For those who have wondered about the term “Guinea,” which is given to the Drakeside, Towle Farm, and Mary Batchelder roads section of town, the late Eloise Lane Smith, a longtime student of Hampton history, wrote in 1951 that the word referred to a form of money minted by the English prior to 1813 that came from their Gold Coast colony (now Ghana) on the Gulf of Guinea in West Africa. James Tuxbury, a large property owner along Drakeside Road in the early 1800s, had some of his wealth in gold guineas, but apparently few other people in town had them, and somehow this name became applied to the area. More recent residents of the area suggest the name came from several farmers who raised guinea hens. Another writer said the name came from a farmer who used to “pasture” guinea pigs in the area. And of course the name may well have come from the Italians who stayed in the Drakes Pond icehouse while working on the railroad construction in 1900.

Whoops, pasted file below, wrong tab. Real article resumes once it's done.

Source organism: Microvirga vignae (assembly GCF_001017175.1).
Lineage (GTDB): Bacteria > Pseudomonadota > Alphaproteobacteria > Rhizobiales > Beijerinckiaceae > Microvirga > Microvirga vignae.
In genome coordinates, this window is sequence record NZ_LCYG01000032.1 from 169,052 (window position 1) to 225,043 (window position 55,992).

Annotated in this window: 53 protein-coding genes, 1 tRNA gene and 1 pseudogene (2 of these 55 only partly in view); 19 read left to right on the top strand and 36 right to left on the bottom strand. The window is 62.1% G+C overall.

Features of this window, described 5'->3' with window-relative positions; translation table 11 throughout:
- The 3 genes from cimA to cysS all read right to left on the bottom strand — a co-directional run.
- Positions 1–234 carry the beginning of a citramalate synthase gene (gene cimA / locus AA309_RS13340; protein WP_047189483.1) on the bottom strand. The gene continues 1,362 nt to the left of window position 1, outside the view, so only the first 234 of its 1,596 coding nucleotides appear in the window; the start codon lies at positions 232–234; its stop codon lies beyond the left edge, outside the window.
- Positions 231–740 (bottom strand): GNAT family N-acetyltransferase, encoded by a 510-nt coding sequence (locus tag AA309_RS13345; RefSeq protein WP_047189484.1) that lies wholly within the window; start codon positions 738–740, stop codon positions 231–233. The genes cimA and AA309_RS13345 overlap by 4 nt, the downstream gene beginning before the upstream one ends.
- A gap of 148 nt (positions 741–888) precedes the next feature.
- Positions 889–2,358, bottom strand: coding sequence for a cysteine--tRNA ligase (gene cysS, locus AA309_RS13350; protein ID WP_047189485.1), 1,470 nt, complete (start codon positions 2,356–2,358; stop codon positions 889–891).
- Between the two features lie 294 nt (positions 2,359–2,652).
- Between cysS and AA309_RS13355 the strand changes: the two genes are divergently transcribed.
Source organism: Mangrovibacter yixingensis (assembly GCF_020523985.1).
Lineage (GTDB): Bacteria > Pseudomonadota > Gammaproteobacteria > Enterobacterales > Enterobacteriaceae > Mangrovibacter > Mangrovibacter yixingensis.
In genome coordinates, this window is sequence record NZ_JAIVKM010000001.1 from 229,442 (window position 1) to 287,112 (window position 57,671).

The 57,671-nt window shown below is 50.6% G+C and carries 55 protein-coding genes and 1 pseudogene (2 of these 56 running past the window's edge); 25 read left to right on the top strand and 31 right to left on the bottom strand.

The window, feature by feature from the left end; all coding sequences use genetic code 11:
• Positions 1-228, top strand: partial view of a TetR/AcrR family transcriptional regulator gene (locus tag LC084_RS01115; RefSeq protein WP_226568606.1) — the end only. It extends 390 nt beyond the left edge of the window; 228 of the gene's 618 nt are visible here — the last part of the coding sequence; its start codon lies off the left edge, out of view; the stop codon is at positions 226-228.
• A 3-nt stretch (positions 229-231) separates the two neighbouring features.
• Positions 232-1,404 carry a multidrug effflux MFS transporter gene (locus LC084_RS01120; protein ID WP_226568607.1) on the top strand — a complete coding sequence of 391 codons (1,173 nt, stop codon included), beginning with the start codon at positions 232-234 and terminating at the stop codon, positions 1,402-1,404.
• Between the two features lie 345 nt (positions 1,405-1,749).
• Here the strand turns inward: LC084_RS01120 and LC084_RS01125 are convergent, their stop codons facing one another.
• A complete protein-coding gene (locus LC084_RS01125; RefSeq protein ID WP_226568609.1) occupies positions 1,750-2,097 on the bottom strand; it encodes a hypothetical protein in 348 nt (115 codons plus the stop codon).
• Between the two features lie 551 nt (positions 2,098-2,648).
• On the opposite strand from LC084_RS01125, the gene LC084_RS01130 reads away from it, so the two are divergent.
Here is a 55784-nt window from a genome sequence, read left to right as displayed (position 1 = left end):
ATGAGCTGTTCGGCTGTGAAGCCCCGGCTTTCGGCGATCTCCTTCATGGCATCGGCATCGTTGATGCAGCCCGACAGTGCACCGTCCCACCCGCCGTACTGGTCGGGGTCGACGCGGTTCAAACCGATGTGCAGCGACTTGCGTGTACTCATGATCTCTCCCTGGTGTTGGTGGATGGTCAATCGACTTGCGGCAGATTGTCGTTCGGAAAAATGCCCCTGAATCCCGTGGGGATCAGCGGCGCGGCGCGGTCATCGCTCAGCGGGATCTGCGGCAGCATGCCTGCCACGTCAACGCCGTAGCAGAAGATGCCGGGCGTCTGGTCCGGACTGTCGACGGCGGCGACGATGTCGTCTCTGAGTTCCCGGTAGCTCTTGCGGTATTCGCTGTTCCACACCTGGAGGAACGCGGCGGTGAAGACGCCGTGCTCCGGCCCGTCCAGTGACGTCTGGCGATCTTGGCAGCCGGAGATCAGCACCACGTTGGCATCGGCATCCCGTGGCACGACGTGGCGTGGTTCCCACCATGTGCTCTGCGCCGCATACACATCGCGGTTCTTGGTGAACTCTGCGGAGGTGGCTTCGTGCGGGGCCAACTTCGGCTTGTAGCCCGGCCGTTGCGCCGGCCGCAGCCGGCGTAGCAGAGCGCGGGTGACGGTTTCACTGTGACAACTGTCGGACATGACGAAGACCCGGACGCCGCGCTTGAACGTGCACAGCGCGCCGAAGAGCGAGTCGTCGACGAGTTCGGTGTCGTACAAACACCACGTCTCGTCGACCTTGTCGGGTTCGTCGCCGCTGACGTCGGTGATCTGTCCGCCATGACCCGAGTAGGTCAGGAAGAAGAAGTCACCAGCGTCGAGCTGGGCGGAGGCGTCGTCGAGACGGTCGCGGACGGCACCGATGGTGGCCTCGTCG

Time changes perceptions and brings education and awareness. There was discrimination at Hampton Beach, but there is little likelihood that anyone will be turned away again from the resort because of race or religion.